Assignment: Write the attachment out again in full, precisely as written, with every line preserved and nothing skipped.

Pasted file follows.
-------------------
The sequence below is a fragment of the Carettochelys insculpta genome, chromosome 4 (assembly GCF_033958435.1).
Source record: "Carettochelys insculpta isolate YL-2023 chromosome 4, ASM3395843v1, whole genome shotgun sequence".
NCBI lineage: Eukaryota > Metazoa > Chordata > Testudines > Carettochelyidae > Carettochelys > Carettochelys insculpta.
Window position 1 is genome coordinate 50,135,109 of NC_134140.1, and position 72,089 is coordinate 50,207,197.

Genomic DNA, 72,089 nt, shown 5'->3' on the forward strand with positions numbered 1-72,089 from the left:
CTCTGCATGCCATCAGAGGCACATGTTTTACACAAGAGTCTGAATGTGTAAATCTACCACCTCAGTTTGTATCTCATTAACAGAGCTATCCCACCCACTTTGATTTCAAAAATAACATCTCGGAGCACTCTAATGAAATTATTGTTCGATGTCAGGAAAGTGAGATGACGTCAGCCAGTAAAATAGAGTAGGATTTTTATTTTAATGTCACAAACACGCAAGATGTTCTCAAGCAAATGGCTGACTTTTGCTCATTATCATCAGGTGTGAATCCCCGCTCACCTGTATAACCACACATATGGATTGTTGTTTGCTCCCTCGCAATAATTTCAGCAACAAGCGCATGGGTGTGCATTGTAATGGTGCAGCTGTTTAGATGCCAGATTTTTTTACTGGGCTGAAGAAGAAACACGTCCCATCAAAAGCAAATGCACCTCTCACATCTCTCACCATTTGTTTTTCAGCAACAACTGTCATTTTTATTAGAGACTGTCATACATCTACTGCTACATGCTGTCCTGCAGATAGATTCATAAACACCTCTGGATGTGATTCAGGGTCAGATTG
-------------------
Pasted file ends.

The sequence below is a fragment of the Carettochelys insculpta genome, chromosome 4 (assembly GCF_033958435.1).
Source record: "Carettochelys insculpta isolate YL-2023 chromosome 4, ASM3395843v1, whole genome shotgun sequence".
NCBI lineage: Eukaryota > Metazoa > Chordata > Testudines > Carettochelyidae > Carettochelys > Carettochelys insculpta.
Window position 1 is genome coordinate 50,135,109 of NC_134140.1, and position 72,089 is coordinate 50,207,197.

Genomic DNA, 72,089 nt, shown 5'->3' on the forward strand with positions numbered 1-72,089 from the left:
CTCTGCATGCCATCAGAGGCACATGTTTTACACAAGAGTCTGAATGTGTAAATCTACCACCTCAGTTTGTATCTCATTAACAGAGCTATCCCACCCACTTTGATTTCAAAAATAACATCTCGGAGCACTCTAATGAAATTATTGTTCGATGTCAGGAAAGTGAGATGACGTCAGCCAGTAAAATAGAGTAGGATTTTTATTTTAATGTCACAAACACGCAAGATGTTCTCAAGCAAATGGCTGACTTTTGCTCATTATCATCAGGTGTGAATCCCCGCTCACCTGTATAACCACACATATGGATTGTTGTTTGCTCCCTCGCAATAATTTCAGCAACAAGCGCATGGGTGTGCATTGTAATGGTGCAGCTGTTTAGATGCCAGATTTTTTTACTGGGCTGAAGAAGAAACACGTCCCATCAAAAGCAAATGCACCTCTCACATCTCTCACCATTTGTTTTTCAGCAACAACTGTCATTTTTATTAGAGACTGTCATACATCTACTGCTACATGCTGTCCTGCAGATAGATTCATAAACACCTCTGGATGTGATTCAGGGTCAGATTG